Overcoming PWDU water challenges
Given the jurisdictional complexity around drinking water in NL, the capacity, coordination, and collaboration of all relevant institutions and actors (such as Indigenous and other local communities) related to drinking water is critical to collect relevant knowledge, practices, and capacity. For example, the collaborative PWDU research team housed at Memorial University’s Grenfell Campus has brought different jurisdictions together with the purpose of finding scale appropriate solutions for enhancing drinking water security and alleviating chronic water problems in small communities throughout NL.
Another positive sign is that in January 2021, federal and provincial governments announced millions of dollars in joint funding via the Green Infrastructure Stream to address deteriorating potable water systems and wastewater infrastructure in communities. While these initiatives are an important step, proper monitoring and maintenance is also important. In NL, drinking water distribution and treatment systems are large components of the infrastructure that ensure the availability and security of usable/freshwater resources, but continued investments in upgrades, maintenance and in some cases new, more appropriate types of systems are needed.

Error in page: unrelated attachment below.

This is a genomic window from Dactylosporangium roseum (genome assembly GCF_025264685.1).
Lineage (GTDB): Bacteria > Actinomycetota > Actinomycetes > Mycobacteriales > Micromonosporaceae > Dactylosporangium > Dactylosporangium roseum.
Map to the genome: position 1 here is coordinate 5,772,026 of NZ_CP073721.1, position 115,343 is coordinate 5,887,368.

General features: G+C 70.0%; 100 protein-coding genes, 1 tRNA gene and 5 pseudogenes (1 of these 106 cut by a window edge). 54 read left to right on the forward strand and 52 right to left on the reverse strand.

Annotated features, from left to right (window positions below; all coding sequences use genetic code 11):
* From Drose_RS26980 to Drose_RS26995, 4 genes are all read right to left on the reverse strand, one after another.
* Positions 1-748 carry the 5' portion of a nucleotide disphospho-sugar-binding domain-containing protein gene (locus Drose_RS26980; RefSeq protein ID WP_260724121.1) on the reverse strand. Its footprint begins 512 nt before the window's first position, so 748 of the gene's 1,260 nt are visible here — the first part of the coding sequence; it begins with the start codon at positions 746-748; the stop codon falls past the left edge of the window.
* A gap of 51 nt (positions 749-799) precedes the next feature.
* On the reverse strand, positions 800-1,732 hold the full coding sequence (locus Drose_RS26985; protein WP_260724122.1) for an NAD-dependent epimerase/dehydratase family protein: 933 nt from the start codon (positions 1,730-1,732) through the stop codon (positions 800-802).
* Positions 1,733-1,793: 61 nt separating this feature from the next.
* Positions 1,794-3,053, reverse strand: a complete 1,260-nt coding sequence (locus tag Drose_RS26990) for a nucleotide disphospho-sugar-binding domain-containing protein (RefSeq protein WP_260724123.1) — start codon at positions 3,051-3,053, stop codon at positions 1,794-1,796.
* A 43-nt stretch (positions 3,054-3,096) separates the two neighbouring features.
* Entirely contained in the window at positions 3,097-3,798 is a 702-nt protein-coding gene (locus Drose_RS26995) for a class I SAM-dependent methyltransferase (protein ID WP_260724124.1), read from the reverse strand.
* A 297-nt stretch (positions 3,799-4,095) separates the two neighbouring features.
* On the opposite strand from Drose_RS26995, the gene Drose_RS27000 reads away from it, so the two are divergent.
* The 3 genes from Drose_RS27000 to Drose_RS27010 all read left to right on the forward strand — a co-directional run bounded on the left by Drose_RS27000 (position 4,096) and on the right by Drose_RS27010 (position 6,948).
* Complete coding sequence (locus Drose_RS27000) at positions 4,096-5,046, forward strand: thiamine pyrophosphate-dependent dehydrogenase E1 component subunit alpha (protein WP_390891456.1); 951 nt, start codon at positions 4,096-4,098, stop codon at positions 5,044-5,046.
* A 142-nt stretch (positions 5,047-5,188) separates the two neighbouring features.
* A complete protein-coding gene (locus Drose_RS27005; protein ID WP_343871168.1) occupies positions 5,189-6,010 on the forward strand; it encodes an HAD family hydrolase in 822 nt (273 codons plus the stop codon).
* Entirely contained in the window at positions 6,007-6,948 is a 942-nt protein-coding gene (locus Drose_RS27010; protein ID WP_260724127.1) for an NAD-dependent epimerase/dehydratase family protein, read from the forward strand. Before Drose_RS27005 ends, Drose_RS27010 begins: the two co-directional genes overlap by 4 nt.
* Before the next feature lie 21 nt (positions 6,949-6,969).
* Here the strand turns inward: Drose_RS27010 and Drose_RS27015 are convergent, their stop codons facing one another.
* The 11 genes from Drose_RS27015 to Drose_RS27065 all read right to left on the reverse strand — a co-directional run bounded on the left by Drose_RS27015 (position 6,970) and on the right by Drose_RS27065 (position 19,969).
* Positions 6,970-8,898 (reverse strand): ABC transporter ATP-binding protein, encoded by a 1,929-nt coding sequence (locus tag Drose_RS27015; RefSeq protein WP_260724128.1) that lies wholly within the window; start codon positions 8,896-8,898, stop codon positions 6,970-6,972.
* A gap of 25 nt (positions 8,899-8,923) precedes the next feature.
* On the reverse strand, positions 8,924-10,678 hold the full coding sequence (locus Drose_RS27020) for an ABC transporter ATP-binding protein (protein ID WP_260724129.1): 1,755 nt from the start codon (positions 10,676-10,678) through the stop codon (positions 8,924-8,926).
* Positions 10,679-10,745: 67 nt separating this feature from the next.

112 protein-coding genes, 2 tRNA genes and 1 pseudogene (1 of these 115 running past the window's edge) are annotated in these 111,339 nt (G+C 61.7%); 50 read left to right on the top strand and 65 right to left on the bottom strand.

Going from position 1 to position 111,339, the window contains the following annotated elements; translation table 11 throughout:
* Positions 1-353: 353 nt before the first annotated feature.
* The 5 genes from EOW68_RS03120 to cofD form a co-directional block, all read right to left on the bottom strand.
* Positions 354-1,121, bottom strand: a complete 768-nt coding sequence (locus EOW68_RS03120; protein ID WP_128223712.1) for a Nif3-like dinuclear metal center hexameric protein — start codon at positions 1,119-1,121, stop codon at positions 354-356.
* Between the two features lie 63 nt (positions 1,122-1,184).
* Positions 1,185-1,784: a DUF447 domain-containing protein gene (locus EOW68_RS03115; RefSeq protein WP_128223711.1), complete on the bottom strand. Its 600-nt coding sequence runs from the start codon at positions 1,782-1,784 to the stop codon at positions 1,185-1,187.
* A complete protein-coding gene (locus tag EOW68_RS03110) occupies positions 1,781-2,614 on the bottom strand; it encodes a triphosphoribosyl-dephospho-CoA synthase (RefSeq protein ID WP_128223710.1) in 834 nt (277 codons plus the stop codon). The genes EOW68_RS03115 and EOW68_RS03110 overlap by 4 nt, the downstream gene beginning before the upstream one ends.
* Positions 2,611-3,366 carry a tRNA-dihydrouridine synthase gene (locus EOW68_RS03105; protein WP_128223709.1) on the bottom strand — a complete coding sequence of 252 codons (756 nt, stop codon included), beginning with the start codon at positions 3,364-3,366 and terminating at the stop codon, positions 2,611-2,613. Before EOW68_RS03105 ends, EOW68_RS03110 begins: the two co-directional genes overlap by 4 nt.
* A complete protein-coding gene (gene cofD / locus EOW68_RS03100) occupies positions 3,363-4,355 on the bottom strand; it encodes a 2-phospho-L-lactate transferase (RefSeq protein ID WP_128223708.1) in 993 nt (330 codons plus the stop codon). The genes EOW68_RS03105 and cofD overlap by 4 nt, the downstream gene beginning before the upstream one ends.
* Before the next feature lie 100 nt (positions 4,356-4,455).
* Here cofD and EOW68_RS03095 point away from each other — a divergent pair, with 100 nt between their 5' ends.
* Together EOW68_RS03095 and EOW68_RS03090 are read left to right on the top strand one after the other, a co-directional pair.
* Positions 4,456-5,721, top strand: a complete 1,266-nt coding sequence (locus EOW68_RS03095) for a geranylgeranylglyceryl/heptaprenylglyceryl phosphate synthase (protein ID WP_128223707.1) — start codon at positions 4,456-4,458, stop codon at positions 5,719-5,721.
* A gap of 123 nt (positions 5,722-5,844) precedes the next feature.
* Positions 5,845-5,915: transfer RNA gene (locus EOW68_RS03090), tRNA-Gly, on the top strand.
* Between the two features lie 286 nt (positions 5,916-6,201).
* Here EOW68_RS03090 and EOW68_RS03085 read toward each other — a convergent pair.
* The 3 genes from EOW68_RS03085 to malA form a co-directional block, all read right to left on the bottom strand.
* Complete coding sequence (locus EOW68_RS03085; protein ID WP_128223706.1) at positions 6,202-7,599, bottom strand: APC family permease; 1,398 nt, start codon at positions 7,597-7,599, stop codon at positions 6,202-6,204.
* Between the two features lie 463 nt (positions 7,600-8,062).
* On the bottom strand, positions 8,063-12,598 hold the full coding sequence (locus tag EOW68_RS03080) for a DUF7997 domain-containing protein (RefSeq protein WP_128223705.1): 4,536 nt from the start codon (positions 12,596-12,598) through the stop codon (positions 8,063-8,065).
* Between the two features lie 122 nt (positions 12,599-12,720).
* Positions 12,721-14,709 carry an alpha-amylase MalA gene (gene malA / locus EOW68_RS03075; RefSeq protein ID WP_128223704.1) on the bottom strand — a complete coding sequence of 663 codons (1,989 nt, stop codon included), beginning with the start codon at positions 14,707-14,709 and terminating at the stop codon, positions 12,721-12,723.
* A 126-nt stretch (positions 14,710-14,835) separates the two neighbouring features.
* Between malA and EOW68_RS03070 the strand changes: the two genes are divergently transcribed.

Drinking water challenges have consistently plagued rural, remote, and Indigenous communities throughout Canada and we know that the lack of and/or aging infrastructure is one of the top causes of these challenges. We also know that the COVID-19 pandemic has further stressed the importance of water security. Communities need reliable and sustainable potable water sources. PWDU systems provide clean, safe drinking water when they are in service and they offer a small-scale infrastructure solution for many communities. At the same time, there are still opportunities to enhance community resilience.
Ignatius Yankey is an alumnus of the Environmental Policy Institute, based at Memorial University.